[embed-1]A year after the Mother Emanuel tragedy, people around the country are still struggling with the loss of nine lives in Charleston on a hot night last June. The tragedy sparked conversations across the country, and the world, as well as countless vigils, fundraisers, and responses here in Charleston. Two Charleston-based poets, Marcus Amaker and South Carolina’s Poet Laureate Marjory Wentworth, wrote poems in response to the events of June 17, 2015. And now, those pieces, and the conversations that followed, are featured on PBS Newshour in Seeking solace in poetry after a mass shooting.

Wentworth and Amaker, who are not just accomplished poets, but also good friends, wrote both individual poems, as well as a joint poem — which they read at Mayor John Tecklenburg’s inauguration this past January — all addressing the tragedy in some way. Amaker’s “Black Cloth,” which first appeared in the City Paper, and Wentworth’s “Holy City,” written for the P&C, address issues of both separation and unity.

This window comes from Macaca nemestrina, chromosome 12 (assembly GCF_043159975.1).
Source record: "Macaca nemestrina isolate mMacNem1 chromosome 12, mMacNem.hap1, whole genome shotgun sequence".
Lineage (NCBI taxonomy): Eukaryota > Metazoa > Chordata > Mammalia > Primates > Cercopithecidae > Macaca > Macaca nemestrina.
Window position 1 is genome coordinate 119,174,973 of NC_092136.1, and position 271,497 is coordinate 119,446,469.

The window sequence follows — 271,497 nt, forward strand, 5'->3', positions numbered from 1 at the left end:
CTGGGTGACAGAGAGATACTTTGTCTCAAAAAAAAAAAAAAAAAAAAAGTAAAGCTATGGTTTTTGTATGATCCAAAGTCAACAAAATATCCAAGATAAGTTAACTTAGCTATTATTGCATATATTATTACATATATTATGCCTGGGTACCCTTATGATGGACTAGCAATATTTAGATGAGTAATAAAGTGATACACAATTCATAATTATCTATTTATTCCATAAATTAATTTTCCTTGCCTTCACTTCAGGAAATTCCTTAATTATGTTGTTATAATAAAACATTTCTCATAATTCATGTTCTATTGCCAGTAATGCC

Almost a year after writing “Black Cloth,” we asked Amaker about the power of poetry. He says, “Poetry is another way to tap into our universal voice and our universal connection. My poetic voice is just one of many — a small part of a bigger conversation that is happening across the world. The anniversary of the massacre feels surreal … I don’t think we’ll ever look at the world the same way again. We need poetry to help us heal.”